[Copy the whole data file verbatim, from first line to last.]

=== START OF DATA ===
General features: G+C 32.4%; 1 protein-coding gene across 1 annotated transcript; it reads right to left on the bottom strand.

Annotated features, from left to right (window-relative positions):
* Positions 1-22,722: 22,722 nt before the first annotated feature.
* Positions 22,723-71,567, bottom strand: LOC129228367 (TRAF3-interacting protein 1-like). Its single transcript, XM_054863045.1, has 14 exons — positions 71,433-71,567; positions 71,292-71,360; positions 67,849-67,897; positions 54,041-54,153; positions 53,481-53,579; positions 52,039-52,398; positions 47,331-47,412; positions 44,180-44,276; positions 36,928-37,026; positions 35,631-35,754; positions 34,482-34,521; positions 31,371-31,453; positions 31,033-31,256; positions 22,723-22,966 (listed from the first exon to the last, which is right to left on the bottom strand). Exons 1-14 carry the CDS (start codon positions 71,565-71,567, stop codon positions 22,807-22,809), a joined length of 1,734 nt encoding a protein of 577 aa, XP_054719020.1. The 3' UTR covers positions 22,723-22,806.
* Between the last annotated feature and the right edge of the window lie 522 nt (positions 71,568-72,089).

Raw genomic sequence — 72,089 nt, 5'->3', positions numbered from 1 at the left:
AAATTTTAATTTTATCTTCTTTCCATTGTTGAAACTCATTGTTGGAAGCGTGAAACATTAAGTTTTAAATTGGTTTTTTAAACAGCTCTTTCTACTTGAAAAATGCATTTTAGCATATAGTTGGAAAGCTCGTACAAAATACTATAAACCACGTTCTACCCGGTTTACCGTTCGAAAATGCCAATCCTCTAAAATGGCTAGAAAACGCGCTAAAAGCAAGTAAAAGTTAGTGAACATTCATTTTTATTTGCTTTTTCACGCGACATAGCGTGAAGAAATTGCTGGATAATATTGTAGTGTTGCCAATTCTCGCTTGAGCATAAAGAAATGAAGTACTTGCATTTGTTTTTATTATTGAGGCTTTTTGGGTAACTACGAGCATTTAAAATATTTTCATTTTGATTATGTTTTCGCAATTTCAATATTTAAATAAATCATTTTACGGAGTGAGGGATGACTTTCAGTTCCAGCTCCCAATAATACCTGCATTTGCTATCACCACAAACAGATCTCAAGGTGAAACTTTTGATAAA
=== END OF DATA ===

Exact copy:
General features: G+C 32.4%; 1 protein-coding gene across 1 annotated transcript; it reads right to left on the bottom strand.

Annotated features, from left to right (window-relative positions):
* Positions 1-22,722: 22,722 nt before the first annotated feature.
* Positions 22,723-71,567, bottom strand: LOC129228367 (TRAF3-interacting protein 1-like). Its single transcript, XM_054863045.1, has 14 exons — positions 71,433-71,567; positions 71,292-71,360; positions 67,849-67,897; positions 54,041-54,153; positions 53,481-53,579; positions 52,039-52,398; positions 47,331-47,412; positions 44,180-44,276; positions 36,928-37,026; positions 35,631-35,754; positions 34,482-34,521; positions 31,371-31,453; positions 31,033-31,256; positions 22,723-22,966 (listed from the first exon to the last, which is right to left on the bottom strand). Exons 1-14 carry the CDS (start codon positions 71,565-71,567, stop codon positions 22,807-22,809), a joined length of 1,734 nt encoding a protein of 577 aa, XP_054719020.1. The 3' UTR covers positions 22,723-22,806.
* Between the last annotated feature and the right edge of the window lie 522 nt (positions 71,568-72,089).

Raw genomic sequence — 72,089 nt, 5'->3', positions numbered from 1 at the left:
AAATTTTAATTTTATCTTCTTTCCATTGTTGAAACTCATTGTTGGAAGCGTGAAACATTAAGTTTTAAATTGGTTTTTTAAACAGCTCTTTCTACTTGAAAAATGCATTTTAGCATATAGTTGGAAAGCTCGTACAAAATACTATAAACCACGTTCTACCCGGTTTACCGTTCGAAAATGCCAATCCTCTAAAATGGCTAGAAAACGCGCTAAAAGCAAGTAAAAGTTAGTGAACATTCATTTTTATTTGCTTTTTCACGCGACATAGCGTGAAGAAATTGCTGGATAATATTGTAGTGTTGCCAATTCTCGCTTGAGCATAAAGAAATGAAGTACTTGCATTTGTTTTTATTATTGAGGCTTTTTGGGTAACTACGAGCATTTAAAATATTTTCATTTTGATTATGTTTTCGCAATTTCAATATTTAAATAAATCATTTTACGGAGTGAGGGATGACTTTCAGTTCCAGCTCCCAATAATACCTGCATTTGCTATCACCACAAACAGATCTCAAGGTGAAACTTTTGATAAA